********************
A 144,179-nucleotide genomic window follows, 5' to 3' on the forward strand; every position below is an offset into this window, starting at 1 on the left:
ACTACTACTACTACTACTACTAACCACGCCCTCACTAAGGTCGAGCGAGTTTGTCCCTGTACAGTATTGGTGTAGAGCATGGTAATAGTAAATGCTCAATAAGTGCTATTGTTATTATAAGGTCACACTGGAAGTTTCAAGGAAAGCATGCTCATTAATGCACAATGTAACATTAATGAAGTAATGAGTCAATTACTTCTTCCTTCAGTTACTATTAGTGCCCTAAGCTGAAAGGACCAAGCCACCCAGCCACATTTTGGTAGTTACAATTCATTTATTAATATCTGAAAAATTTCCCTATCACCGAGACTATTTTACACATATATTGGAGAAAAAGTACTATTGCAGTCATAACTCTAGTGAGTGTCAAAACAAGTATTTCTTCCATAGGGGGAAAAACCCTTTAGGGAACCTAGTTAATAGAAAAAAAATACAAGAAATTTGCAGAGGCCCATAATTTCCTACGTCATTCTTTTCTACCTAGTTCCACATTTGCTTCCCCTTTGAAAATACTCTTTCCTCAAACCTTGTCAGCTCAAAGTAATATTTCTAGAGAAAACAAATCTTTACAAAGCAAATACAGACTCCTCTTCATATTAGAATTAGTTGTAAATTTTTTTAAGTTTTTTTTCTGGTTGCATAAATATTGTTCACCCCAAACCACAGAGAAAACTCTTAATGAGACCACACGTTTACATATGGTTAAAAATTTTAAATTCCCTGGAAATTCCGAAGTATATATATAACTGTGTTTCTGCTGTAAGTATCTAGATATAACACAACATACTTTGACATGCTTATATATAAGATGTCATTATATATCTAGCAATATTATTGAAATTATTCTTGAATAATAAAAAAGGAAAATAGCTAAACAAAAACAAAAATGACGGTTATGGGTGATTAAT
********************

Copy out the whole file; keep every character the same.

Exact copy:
A 144,179-nucleotide genomic window follows, 5' to 3' on the forward strand; every position below is an offset into this window, starting at 1 on the left:
ACTACTACTACTACTACTACTAACCACGCCCTCACTAAGGTCGAGCGAGTTTGTCCCTGTACAGTATTGGTGTAGAGCATGGTAATAGTAAATGCTCAATAAGTGCTATTGTTATTATAAGGTCACACTGGAAGTTTCAAGGAAAGCATGCTCATTAATGCACAATGTAACATTAATGAAGTAATGAGTCAATTACTTCTTCCTTCAGTTACTATTAGTGCCCTAAGCTGAAAGGACCAAGCCACCCAGCCACATTTTGGTAGTTACAATTCATTTATTAATATCTGAAAAATTTCCCTATCACCGAGACTATTTTACACATATATTGGAGAAAAAGTACTATTGCAGTCATAACTCTAGTGAGTGTCAAAACAAGTATTTCTTCCATAGGGGGAAAAACCCTTTAGGGAACCTAGTTAATAGAAAAAAAATACAAGAAATTTGCAGAGGCCCATAATTTCCTACGTCATTCTTTTCTACCTAGTTCCACATTTGCTTCCCCTTTGAAAATACTCTTTCCTCAAACCTTGTCAGCTCAAAGTAATATTTCTAGAGAAAACAAATCTTTACAAAGCAAATACAGACTCCTCTTCATATTAGAATTAGTTGTAAATTTTTTTAAGTTTTTTTTCTGGTTGCATAAATATTGTTCACCCCAAACCACAGAGAAAACTCTTAATGAGACCACACGTTTACATATGGTTAAAAATTTTAAATTCCCTGGAAATTCCGAAGTATATATATAACTGTGTTTCTGCTGTAAGTATCTAGATATAACACAACATACTTTGACATGCTTATATATAAGATGTCATTATATATCTAGCAATATTATTGAAATTATTCTTGAATAATAAAAAAGGAAAATAGCTAAACAAAAACAAAAATGACGGTTATGGGTGATTAAT